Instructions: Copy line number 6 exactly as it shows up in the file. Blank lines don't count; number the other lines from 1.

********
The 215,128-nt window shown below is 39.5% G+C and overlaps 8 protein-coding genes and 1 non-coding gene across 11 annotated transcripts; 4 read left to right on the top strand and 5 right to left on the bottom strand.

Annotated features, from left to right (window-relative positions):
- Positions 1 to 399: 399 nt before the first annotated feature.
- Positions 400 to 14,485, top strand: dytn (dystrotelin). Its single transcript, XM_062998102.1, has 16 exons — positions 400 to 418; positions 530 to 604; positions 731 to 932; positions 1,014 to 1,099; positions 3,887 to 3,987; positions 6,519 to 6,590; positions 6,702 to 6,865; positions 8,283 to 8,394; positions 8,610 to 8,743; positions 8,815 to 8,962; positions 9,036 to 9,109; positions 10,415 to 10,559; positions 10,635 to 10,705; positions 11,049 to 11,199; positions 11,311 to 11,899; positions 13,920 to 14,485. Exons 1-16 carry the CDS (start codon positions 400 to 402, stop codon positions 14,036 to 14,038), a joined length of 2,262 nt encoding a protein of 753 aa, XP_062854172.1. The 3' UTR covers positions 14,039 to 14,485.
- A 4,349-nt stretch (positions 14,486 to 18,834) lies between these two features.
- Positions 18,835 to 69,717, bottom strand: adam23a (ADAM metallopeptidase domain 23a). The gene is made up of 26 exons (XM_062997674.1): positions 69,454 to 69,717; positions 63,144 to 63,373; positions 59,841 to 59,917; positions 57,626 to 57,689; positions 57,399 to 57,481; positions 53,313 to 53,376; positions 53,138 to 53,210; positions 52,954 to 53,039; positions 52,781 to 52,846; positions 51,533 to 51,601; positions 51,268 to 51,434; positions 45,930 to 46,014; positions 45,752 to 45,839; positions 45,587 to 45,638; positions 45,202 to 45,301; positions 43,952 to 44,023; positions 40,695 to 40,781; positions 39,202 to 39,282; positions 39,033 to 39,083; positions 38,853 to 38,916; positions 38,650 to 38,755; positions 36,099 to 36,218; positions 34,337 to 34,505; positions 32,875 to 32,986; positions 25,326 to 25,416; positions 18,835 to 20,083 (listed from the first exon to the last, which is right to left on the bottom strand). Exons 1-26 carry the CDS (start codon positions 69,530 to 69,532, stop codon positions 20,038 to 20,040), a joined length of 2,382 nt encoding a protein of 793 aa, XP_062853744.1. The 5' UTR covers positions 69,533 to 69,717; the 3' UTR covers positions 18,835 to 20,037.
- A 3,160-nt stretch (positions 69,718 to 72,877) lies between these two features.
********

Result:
- Positions 18,835 to 69,717, bottom strand: adam23a (ADAM metallopeptidase domain 23a). The gene is made up of 26 exons (XM_062997674.1): positions 69,454 to 69,717; positions 63,144 to 63,373; positions 59,841 to 59,917; positions 57,626 to 57,689; positions 57,399 to 57,481; positions 53,313 to 53,376; positions 53,138 to 53,210; positions 52,954 to 53,039; positions 52,781 to 52,846; positions 51,533 to 51,601; positions 51,268 to 51,434; positions 45,930 to 46,014; positions 45,752 to 45,839; positions 45,587 to 45,638; positions 45,202 to 45,301; positions 43,952 to 44,023; positions 40,695 to 40,781; positions 39,202 to 39,282; positions 39,033 to 39,083; positions 38,853 to 38,916; positions 38,650 to 38,755; positions 36,099 to 36,218; positions 34,337 to 34,505; positions 32,875 to 32,986; positions 25,326 to 25,416; positions 18,835 to 20,083 (listed from the first exon to the last, which is right to left on the bottom strand). Exons 1-26 carry the CDS (start codon positions 69,530 to 69,532, stop codon positions 20,038 to 20,040), a joined length of 2,382 nt encoding a protein of 793 aa, XP_062853744.1. The 5' UTR covers positions 69,533 to 69,717; the 3' UTR covers positions 18,835 to 20,037.